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John Patitucci’s Soulful Bass

On his latest album, the virtuoso gives us his most personal statement yet

John Patitucci
John Patitucci (photo: Peter Freed)

In the late 1970s, John Patitucci heard Dave Holland’s Emerald Tears, one of the rare solo bass albums and an influential record for bassists of Patitucci’s generation. “His playing inspired me, but it was a little intimidating,” Patitucci says. So much so that it took him 40 years to make a solo album of his own.

His new record, Soul of the Bass (Three Faces), is a compendium of mostly original compositions performed, with great sensitivity and spaciousness, on six-string electric and acoustic upright. Patitucci came to prominence in the mid-’80s as a virtuoso with fleet fingers and a deep sense of funk, but at 59, he has mellowed and feels he has less to prove. Such an attitude led him to produce what is perhaps the most understated—and self-assured—album of his career. Not that he didn’t have some reservations about making such a personal statement. “I was a little afraid,” he says, “to jump in the water on this one.”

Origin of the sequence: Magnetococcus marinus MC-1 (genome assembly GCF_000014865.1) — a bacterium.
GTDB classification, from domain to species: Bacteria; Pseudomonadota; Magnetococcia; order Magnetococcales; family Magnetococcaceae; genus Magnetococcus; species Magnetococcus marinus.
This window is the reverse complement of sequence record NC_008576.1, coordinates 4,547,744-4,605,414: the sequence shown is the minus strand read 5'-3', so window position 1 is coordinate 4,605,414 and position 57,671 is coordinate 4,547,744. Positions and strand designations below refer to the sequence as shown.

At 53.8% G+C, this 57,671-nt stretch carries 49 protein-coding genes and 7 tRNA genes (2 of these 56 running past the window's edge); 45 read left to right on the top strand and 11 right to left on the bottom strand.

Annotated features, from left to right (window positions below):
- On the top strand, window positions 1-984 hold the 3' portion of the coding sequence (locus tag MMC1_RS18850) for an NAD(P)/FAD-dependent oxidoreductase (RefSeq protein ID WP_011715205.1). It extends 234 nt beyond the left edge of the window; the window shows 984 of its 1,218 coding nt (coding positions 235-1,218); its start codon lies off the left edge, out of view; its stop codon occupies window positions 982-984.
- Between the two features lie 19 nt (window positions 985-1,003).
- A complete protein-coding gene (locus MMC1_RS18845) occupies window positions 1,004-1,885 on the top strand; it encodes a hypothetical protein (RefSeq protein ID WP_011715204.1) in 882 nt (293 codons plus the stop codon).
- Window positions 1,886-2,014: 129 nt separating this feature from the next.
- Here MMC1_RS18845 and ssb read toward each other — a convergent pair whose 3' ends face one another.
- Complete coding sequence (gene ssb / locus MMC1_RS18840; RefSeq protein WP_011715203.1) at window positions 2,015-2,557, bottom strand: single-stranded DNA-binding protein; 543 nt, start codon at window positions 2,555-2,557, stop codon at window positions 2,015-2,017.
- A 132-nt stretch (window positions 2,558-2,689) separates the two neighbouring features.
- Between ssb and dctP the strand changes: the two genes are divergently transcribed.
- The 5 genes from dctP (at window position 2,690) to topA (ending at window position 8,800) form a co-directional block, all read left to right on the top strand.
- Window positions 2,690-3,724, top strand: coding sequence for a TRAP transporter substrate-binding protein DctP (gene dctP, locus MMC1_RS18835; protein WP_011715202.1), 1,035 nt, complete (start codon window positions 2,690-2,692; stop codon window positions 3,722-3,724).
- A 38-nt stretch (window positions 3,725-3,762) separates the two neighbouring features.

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Matthew Kassel

Matthew Kassel is a freelance writer whose work has been published by The New York Times, The Wall Street Journal, Slate, and The Columbia Journalism Review, among other publications.